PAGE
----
Photography: Amrit Photography
Punjabi weddings are full of colour, love, and delicious food—not to forget Patiala Pegs. We have combined a list of Punjabi wedding traditions and rituals so that next time you don’t have to ask the bride and the groom about what’s going on!
In this article:
Hindu Punjabi Pre-wedding Ceremonies
Photography: Immense Vision
There is a train of wonderful pre-wedding ceremonies that are celebrated before the main wedding day over a course of 1 to 2 days.
The Roka ceremony is a pre-engagement commitment ceremony where the bride and groom's family officially mark the union of the couple. Roka's work has a very literal meaning: to stop the bride and groom from seeing any more prospective matches because their wedding is finalised. This ceremony is celebrated with the exchange of gifts and does not usually include the exchange of rings. The millennial couples, however, exchange promise rings or something of that sort too.
The Kurmai ceremony, also known as the Sagai, is the engagement ceremony. The bride is gifted with an ornate dupatta, which is often an heirloom piece belonging to the groom's family. She is showered with gifts, especially jewelry, which her mother-in-law and sister-in-law help her put on. The father of the bride puts a tika on the groom's forehead to bless him. The ceremony is sealed with the exchange of rings between the bride and the groom.
The women of both the bride and groom's families get together separately in the respective homes of the bride and groom and gather other relatives and sometimes the neighbours too to do a puja that marks the beginning of the wedding celebrations.
The Dholki ceremony is the sangeet ceremony. It happens separately at the bride's and groom's houses, respectively. The typical Dholki ceremony is celebrated with the closest family members of the bride and groom's family playing dhols and singing folk songs for Punjabi wedding to tease them. The dhols have, however, been replaced with properly choreographed dance performances and often a DJ too.
The mehndi ceremony is a major function where mehndi artists are invited to the bride's house to put henna on the bride's hands and feet, along with mehndi on the female family member's palms too. The groom, too, puts on mehndi as a part of this tradition. The bride's mehndi arrives in a gorgeously decorated trousseau that her mother-in-law sent. The Mehndi ceremony often continues to become a cocktail evening too.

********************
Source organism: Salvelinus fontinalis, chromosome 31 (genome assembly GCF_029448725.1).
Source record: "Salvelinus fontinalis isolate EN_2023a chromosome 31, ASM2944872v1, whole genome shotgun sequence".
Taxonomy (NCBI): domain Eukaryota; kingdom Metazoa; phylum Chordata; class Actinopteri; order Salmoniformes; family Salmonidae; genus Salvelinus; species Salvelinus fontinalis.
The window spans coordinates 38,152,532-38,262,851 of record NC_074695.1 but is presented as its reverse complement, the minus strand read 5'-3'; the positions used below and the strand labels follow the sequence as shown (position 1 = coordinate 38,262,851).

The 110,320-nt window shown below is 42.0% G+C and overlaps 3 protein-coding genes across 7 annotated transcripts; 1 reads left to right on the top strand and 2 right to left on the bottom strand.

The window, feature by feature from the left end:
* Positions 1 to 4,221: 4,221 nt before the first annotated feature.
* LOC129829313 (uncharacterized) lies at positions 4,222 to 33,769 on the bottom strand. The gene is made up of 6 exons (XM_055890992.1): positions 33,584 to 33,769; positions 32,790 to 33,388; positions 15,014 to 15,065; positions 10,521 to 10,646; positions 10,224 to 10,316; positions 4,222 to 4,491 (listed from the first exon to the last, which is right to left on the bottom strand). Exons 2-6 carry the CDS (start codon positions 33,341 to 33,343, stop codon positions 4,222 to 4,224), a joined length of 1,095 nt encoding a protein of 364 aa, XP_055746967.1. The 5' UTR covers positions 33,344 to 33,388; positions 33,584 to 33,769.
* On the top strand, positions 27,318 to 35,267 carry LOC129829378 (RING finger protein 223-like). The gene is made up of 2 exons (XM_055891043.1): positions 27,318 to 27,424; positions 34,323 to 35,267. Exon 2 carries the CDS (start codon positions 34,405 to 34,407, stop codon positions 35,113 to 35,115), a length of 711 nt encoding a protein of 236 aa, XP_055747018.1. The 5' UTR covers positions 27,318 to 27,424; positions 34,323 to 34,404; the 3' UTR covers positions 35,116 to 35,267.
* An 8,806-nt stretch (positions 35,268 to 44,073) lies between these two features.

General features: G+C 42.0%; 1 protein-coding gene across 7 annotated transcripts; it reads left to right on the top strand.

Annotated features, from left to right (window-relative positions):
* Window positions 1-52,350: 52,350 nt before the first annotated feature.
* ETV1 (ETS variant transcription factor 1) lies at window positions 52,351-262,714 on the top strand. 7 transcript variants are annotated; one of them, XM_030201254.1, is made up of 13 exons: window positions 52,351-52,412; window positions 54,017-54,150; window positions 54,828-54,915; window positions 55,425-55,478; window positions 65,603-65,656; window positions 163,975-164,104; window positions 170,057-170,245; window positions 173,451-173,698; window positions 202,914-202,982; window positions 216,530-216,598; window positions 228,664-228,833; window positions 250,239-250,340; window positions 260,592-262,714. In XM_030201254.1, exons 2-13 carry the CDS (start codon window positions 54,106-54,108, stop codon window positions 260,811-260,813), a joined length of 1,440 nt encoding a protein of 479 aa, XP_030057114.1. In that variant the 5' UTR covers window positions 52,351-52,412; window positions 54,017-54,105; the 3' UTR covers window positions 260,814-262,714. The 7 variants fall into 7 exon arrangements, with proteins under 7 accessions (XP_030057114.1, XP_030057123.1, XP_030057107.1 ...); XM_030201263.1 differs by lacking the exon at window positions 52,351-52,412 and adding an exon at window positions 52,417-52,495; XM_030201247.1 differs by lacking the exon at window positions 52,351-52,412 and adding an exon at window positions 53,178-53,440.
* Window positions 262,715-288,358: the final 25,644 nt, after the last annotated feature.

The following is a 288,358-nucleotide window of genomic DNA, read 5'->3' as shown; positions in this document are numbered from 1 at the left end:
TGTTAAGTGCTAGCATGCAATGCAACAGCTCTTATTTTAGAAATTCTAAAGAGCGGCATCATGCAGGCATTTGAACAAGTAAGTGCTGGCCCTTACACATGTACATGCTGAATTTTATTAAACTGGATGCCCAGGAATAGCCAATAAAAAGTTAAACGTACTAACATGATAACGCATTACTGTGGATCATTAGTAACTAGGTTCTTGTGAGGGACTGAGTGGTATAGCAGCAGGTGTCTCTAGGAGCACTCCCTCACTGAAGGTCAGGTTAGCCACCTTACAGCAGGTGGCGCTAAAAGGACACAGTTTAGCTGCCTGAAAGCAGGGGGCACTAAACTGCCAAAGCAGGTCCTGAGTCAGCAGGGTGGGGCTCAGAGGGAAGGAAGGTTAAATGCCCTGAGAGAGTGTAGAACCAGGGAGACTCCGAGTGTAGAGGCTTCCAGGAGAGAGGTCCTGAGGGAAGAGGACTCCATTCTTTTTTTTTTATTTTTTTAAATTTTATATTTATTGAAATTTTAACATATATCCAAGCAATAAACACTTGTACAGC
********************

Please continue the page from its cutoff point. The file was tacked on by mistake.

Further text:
Hindu Punjabi Pre-wedding Rituals at the Bride's house
Image Credits: Pinterest
There are some pre-wedding ceremonies that take place in the bride's home separately.
The Mayian ceremony includes the Punjabi wedding Chura ceremony, the Vatna (Haldi) ceremony, the sangeet, and the mehndi too. This ceremony typically starts the night before the wedding, and it is the final preparation ceremony before the big day.
This ceremony is quite literal in its name. The Jaago ceremony is celebrated at the bride's house as well as the groom's. This ceremony involves the families staying awake all night, singing Punjabi wedding songs, and lighting diyas that the bride's maternal aunt is supposed to carry on her head. A lot of singing and dancing happens all through the night without any sleep to celebrate the wedding day that is to follow.
The Vatna ceremony is also commonly known as the Haldi ceremony. A paste of turmeric and mustard oil is applied to the bride and groom, respectively, to enhance their glow and get them ready for the wedding.
This ceremony is also celebrated separately at the bride and groom's houses, but with destination weddings becoming the millennial rage, it is often celebrated together now.
Chura & Kalira Ceremony
The bride receives a set of traditional red bangles from her maternal uncle. The bride is not allowed to see the entire ceremony, so her eyes are covered. All the family members present at this ceremony touch the bangles turn-by-turn to bless the bride and send their heartfelt wishes for her new life. The maternal uncle and the maternal aunt then help the bride put on the churas. The rest of the bride's family then ties the kalire to her churas. This ceremony is celebrated on the morning of the wedding day and marks the beginning of the wedding ceremony.
The Ghara Gharoli ceremony involves the bride's sister-in-law visiting the nearest temple to fill a beautifully decorated clay pot (Gharoli) with holy water and bringing it to the bride. The bride then takes a bath in this water right after her vatna (haldi) and starts getting ready for her wedding. The bride thereafter changes into her wedding attire. Originally, the clay pitcher was filled with water from the well, but with evolving times, it is now done at the nearest temple. The same ceremony takes place at the groom's house too, but the groom's sister-in-law gets the water for him to take his ceremonial bath in.
Hindu Punjabi Pre-wedding Rituals at the Groom's house
Photography: Eminence Photography
Apart from some of the above-mentioned common rituals that are followed by the bride as well as the groom, there are some pre-wedding ceremonies only observed at the groom's house.
There is a small kid who accompanies the groom and is often the best-dressed kid at the wedding. A young nephew or cousin is picked during this ceremony who is called the sarbalal shabbala, or the caretaker of the groom, and he is supposed to accompany the groom at all times and even sit with him in the ghodi (mare), or the car that drives them to the wedding with the baraat.